I did this back in Feb, but half of the impetus was related to repartitioning my HD to give more to Windows. So, I made sure my Time Machine backup was up to date, used Winclone to backup my Windows partition, then booted off my MBP DVD. Repartitioned my HD and reinstalled Snow Leopard from scratch. Then ran the 10.6.6 combo update, then used Time Machine to restore my user data and applications, then used Winclone to restore my Windows computer to the Windows partition.
    All has worked great since. No noticeable difference in speed one way or the other. I tend not to have any problems anyway, though, and have never had a kernel panic with this Mac in little less than a year.
    (Okay, not entirely true, it did kernel panic when I tried to use the Snow Leopard retail DVD to boot from when I did the rebuild, but that makes sense, 'cus the original SL DVD wouldn't have supported a 2010 MBP).

  9. chrismacguy macrumors 68000

    Feb 13, 2009
    United Kingdom
    The only Macs I have that I reinstall the OS on are my Beige Macs running OS 9 or earlier. No Mac OS X Mac I own gets its OS reinstalled unless im moving to a completely new version (10.5->10.6 was a reinstall, but I never do it between OS versions).
  10. Winni macrumors 68040


    Oct 15, 2008
    Something tells me that you do not work as a system administrator in a Windows environment.
  11. Yaboze macrumors 6502a


    May 31, 2007
    The Garden State
    I typically don't. The only time I do is if I get a new HDD.
  12. snberk103 macrumors 603

    Oct 22, 2007
    An Island in the Salish Sea
    @OP - Have you installed a bunch of little programs that make the Desktop and Finder do things that a stock installation doesn't do? In my experience, quite often it's these "improvements" that bung things up. Often they "work around" limitations in the OS by doing things in a non-standard way. I've heard them called 'Haxies' 'cause they 'hack' around the OS. Apple doesn't (can't) account for these "non-standard" apps in their OS so over time (and with OS updates) things can start to get bunged up. In this case reinstalling the OS can help, not because the OS needs it, but because it clears these little helper apps out.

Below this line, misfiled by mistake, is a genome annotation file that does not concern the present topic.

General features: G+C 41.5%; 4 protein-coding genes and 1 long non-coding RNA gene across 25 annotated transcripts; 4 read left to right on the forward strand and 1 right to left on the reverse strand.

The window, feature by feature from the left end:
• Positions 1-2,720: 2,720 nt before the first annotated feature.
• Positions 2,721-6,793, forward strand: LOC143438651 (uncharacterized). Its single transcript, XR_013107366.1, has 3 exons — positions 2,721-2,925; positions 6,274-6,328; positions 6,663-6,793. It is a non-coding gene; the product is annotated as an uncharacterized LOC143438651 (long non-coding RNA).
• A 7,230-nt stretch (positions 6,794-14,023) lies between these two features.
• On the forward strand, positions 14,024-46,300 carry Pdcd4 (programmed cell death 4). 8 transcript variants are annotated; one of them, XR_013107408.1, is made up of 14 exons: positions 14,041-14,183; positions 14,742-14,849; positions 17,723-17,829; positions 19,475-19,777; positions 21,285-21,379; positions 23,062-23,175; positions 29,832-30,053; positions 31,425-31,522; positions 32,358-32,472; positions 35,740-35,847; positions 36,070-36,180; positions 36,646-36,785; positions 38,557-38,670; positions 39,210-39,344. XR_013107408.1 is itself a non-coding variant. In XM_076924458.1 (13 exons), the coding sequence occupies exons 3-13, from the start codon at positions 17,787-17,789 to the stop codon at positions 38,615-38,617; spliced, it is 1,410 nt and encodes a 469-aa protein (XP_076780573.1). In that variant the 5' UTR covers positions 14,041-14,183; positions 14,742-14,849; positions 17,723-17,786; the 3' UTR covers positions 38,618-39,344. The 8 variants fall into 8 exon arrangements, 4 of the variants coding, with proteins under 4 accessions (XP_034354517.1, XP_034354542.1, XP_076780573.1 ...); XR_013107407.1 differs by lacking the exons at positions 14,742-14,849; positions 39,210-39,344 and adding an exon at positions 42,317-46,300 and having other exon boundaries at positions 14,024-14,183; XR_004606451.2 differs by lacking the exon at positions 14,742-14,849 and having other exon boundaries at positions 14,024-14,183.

Check your applications folder, and see how many you can remember installing. If there are whack of unfamiliar applications in there, I would suggest they are the problem.
  13. smithrh macrumors 68020


    Feb 28, 2009
    Let's be clear here: there is absolutely no need to reinstall periodically on a Mac.

    Now, this notion started on the Windows side where things could get borked over time - namely, the registry.

    There's no such issue on the Mac whatsoever.

    Reinstalling is a waste of time.
  14. nefan65 macrumors 65816


    Apr 15, 2009
    I agree, no benefit to reinstall. The only time you'd do that, is if you got a new HDD.

    If you think an app caused it, and can isolate it, do Repair Permissions. Or reset PRAM/SMC. Beyond that, if it's really slow, then It's either an APP, or a potential hardware issue.
  15. roadbloc macrumors G3


    Aug 24, 2009
  16. dukebound85 macrumors P6


    Jul 17, 2005
    5045 feet above sea level
  17. MisterMe macrumors G4


    Jul 17, 2002
    You misunderstood. The question at hand is not about Windows maintenance. It is about MacOS X maintenance. The best strategy for routine maintenance on MacOS X is to leave it alone. I did not say nor did I imply that this is true of Windows.
  18. Jolly Jimmy macrumors 65816

    Jolly Jimmy

    Dec 13, 2007
    I have done so in the past but mostly it was a waste of time.
  19. GGJstudios macrumors Westmere


    May 16, 2008
    I've never reinstalled Mac OS X in 3 years that I've had it on this MBP. What would be the point?
  20. HappyDude20 macrumors 68030


    Jul 13, 2008
    Los Angeles, Ca
    I've only done it thrice

    1. The day Leopard came out
    2. The day Snow Leopard out
    3. One day when I thought it would be good maintenance..

    That third time wasn't needed. Disk utility and resetting permissions is usually good enough.

    The only time I plan on reinstalling would be for Lion, should I decide to get it the day it comes out...which I'm thinking I may wait a week or two as they discover all the little inconsistencies within the new software.